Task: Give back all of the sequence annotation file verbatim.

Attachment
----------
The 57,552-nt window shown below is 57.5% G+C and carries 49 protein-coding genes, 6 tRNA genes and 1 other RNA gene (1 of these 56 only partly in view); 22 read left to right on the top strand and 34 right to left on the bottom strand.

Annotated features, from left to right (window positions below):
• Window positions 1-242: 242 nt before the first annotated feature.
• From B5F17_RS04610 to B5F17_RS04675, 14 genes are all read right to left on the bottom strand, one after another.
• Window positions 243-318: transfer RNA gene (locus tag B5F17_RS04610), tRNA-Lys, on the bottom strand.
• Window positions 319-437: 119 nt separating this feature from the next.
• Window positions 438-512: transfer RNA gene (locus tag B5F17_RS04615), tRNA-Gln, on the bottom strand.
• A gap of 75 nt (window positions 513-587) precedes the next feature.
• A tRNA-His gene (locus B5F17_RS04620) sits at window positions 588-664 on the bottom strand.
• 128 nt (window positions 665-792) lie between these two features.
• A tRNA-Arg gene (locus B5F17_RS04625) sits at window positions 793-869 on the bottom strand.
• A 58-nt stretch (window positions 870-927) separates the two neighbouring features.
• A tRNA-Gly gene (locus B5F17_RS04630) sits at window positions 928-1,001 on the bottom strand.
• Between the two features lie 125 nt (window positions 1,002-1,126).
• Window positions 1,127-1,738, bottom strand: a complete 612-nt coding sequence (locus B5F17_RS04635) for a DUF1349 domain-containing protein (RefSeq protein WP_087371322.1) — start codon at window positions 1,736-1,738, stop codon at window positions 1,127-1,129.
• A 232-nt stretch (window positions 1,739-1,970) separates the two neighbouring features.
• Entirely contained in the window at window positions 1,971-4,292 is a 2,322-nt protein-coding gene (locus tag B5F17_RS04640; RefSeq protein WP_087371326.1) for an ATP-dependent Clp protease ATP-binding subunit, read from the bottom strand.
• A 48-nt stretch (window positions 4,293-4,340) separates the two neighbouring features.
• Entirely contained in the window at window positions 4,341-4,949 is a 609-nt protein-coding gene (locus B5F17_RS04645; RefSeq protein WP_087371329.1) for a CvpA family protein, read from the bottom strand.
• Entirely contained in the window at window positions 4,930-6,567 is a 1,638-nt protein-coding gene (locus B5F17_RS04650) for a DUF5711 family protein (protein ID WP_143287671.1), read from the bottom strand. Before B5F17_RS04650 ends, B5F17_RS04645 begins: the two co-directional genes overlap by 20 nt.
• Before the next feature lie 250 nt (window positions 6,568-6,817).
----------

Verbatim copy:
The 57,552-nt window shown below is 57.5% G+C and carries 49 protein-coding genes, 6 tRNA genes and 1 other RNA gene (1 of these 56 only partly in view); 22 read left to right on the top strand and 34 right to left on the bottom strand.

Annotated features, from left to right (window positions below):
• Window positions 1-242: 242 nt before the first annotated feature.
• From B5F17_RS04610 to B5F17_RS04675, 14 genes are all read right to left on the bottom strand, one after another.
• Window positions 243-318: transfer RNA gene (locus tag B5F17_RS04610), tRNA-Lys, on the bottom strand.
• Window positions 319-437: 119 nt separating this feature from the next.
• Window positions 438-512: transfer RNA gene (locus tag B5F17_RS04615), tRNA-Gln, on the bottom strand.
• A gap of 75 nt (window positions 513-587) precedes the next feature.
• A tRNA-His gene (locus B5F17_RS04620) sits at window positions 588-664 on the bottom strand.
• 128 nt (window positions 665-792) lie between these two features.
• A tRNA-Arg gene (locus B5F17_RS04625) sits at window positions 793-869 on the bottom strand.
• A 58-nt stretch (window positions 870-927) separates the two neighbouring features.
• A tRNA-Gly gene (locus B5F17_RS04630) sits at window positions 928-1,001 on the bottom strand.
• Between the two features lie 125 nt (window positions 1,002-1,126).
• Window positions 1,127-1,738, bottom strand: a complete 612-nt coding sequence (locus B5F17_RS04635) for a DUF1349 domain-containing protein (RefSeq protein WP_087371322.1) — start codon at window positions 1,736-1,738, stop codon at window positions 1,127-1,129.
• A 232-nt stretch (window positions 1,739-1,970) separates the two neighbouring features.
• Entirely contained in the window at window positions 1,971-4,292 is a 2,322-nt protein-coding gene (locus tag B5F17_RS04640; RefSeq protein WP_087371326.1) for an ATP-dependent Clp protease ATP-binding subunit, read from the bottom strand.
• A 48-nt stretch (window positions 4,293-4,340) separates the two neighbouring features.
• Entirely contained in the window at window positions 4,341-4,949 is a 609-nt protein-coding gene (locus B5F17_RS04645; RefSeq protein WP_087371329.1) for a CvpA family protein, read from the bottom strand.
• Entirely contained in the window at window positions 4,930-6,567 is a 1,638-nt protein-coding gene (locus B5F17_RS04650) for a DUF5711 family protein (protein ID WP_143287671.1), read from the bottom strand. Before B5F17_RS04650 ends, B5F17_RS04645 begins: the two co-directional genes overlap by 20 nt.
• Before the next feature lie 250 nt (window positions 6,568-6,817).